• Either you accept that your faith is no more a valid method of finding the truth than the faith of Father Neil Horan (noted for his “read the bible” protest at the 2003 British Grand Prix), or you put your faith in a higher position than the faith (or absence of faith) of other people. I don’t see any middle way on that.

    In the first case then you are a secular politician/voter, even if you personally believe. The second case is the road to walking through voting lobbies to protect your flock from the sin of Sunday trading and has nothing to do with liberalism.

  • This thread is about ‘religious faith’ and should referred to as such. As Andrew Page (above) suggests we can all have ‘faith’ in lots of different things. I for one am extremely happy that I am free from religious faith.

  • Helen Tedcastle 12th Mar '16 - 3:11pm

    When a politician claims the mantle of religious faith but manifestly fails to exemplify, both in their priorities, the values inherent in that faith, that is when their opponents can point to lack of credibility.

    I am far more interested in those politicians whose faith is the driving force of their politics, principles and values, and who exemplify them in their actions and words.

    We are fortunate to have a number of them in parliament and on a number of issues they coincide with those who do not share their faith. Where people of all faiths and none can work together for the common good, this is to be applauded.

    Things become more problematic when we hear siren voices trying to drive a wedge between people of faith and the rest of society. This suggests to me that these voices do not sufficiently understand the relationship between a person’s faith and their identity or indeed what motivates them to serve in the public sphere.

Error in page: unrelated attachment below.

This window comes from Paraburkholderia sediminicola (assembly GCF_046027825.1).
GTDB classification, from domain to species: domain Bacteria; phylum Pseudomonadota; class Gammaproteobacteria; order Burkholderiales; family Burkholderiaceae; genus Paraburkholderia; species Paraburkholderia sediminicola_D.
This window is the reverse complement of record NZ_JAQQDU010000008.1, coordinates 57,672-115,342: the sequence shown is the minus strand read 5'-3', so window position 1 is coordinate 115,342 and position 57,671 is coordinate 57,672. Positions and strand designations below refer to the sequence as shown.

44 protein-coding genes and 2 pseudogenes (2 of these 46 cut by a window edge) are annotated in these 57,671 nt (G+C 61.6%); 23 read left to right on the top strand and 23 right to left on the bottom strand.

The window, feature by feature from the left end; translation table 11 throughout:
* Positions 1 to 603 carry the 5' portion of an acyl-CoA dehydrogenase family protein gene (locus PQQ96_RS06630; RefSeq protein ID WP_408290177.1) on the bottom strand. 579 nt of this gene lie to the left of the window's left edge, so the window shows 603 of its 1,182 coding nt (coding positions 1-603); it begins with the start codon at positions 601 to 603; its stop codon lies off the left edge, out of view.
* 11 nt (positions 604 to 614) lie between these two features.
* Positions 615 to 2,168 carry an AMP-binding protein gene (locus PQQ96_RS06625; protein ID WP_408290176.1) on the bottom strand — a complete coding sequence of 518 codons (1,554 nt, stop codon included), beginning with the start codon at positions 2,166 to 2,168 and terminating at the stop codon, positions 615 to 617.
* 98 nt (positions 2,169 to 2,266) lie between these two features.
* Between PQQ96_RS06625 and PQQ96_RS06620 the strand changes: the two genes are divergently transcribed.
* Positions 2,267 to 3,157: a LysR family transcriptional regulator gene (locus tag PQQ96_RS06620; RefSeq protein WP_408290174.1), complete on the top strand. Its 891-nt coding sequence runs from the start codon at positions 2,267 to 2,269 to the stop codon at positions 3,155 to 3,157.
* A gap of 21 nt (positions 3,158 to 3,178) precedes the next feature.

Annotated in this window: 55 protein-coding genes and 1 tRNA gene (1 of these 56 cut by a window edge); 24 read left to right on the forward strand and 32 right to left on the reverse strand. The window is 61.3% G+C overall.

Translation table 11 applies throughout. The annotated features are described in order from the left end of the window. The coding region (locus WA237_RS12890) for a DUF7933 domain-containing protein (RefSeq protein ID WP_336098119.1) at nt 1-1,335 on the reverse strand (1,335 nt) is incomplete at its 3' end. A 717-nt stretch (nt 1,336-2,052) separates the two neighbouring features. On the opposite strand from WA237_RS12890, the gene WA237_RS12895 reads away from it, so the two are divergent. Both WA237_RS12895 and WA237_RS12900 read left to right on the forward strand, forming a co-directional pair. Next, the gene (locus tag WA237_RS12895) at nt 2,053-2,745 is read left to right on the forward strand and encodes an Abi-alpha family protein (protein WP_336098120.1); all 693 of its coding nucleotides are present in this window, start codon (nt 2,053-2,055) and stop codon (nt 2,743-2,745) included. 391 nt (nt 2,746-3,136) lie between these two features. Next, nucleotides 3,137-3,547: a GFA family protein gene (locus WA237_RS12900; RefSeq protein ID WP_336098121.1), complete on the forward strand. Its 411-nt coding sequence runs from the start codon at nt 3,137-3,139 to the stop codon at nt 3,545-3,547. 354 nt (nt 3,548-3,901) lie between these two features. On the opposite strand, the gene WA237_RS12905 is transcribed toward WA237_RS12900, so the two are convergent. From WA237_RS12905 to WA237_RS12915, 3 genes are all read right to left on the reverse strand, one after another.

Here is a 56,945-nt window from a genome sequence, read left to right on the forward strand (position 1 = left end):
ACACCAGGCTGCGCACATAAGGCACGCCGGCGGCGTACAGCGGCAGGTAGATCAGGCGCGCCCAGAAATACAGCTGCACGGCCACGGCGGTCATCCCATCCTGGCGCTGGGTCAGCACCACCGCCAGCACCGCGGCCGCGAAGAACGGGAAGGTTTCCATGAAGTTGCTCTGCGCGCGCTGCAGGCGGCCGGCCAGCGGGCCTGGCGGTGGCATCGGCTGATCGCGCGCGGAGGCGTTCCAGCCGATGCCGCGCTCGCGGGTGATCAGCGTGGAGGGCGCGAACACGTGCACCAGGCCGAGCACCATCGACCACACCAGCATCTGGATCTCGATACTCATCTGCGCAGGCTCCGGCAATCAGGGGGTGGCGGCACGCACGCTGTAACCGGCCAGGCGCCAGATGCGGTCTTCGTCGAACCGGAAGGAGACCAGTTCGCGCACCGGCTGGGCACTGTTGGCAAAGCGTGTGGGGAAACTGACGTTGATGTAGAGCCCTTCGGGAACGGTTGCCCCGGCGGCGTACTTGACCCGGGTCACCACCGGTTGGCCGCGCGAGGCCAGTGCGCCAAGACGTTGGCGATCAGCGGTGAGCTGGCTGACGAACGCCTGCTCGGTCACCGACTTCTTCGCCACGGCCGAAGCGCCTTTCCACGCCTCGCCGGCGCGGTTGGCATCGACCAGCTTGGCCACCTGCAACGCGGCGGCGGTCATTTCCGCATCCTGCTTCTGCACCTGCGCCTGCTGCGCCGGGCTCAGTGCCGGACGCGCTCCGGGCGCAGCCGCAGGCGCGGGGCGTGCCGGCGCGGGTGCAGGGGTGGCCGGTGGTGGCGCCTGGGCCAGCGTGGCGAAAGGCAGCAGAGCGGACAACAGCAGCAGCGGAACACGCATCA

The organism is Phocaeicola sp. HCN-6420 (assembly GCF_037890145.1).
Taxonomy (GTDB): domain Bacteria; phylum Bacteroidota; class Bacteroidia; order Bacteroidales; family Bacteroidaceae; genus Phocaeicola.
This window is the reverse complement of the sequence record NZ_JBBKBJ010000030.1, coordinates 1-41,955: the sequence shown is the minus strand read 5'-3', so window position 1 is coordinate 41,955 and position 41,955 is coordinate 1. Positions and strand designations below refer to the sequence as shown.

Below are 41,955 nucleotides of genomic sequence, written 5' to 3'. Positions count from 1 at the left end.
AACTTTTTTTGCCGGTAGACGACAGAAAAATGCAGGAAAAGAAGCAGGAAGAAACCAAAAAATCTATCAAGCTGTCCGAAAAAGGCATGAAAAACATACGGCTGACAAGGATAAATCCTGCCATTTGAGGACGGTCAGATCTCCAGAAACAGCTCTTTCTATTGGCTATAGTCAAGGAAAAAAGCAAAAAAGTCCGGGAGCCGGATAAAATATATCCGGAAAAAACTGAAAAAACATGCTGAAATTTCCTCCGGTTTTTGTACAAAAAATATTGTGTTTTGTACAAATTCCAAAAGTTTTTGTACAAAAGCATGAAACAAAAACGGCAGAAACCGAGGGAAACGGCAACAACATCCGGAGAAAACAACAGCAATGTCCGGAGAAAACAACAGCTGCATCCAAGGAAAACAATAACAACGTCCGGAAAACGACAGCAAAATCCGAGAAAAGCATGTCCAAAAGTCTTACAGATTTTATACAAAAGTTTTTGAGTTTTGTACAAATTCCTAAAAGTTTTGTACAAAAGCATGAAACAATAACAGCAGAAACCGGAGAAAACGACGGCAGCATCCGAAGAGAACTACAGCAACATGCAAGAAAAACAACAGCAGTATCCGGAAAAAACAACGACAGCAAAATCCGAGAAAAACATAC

I suspect these calls come from a motive to see all beliefs as personal truths each of equal or of no value. Of course, such a relativist ideology is as absolutist as the very tenets of faith they purport to reject.

    In a pluralist society which has its roots in a particular Christian history and culture, we cannot afford to rely on such a bland form of relativism to ‘guide’ our politics. It has no hinterland.

    I doubt very much that Gladstone could separate his faith from his public action, so it is disingenuous to expect our politicians to do so in 2016.

  • Gwyn Williams 12th Mar '16 - 9:34pm

    On a nitpicking point, here in Wales which is still part of the UK, the Church of England was disestablished in 1922 and the Church of Ireland which covers Northern Ireland was disestablished in 1869. The Church of Scotland is Presbyterian. This omission in the article does not explain the silmilarity between English and Welsh politics.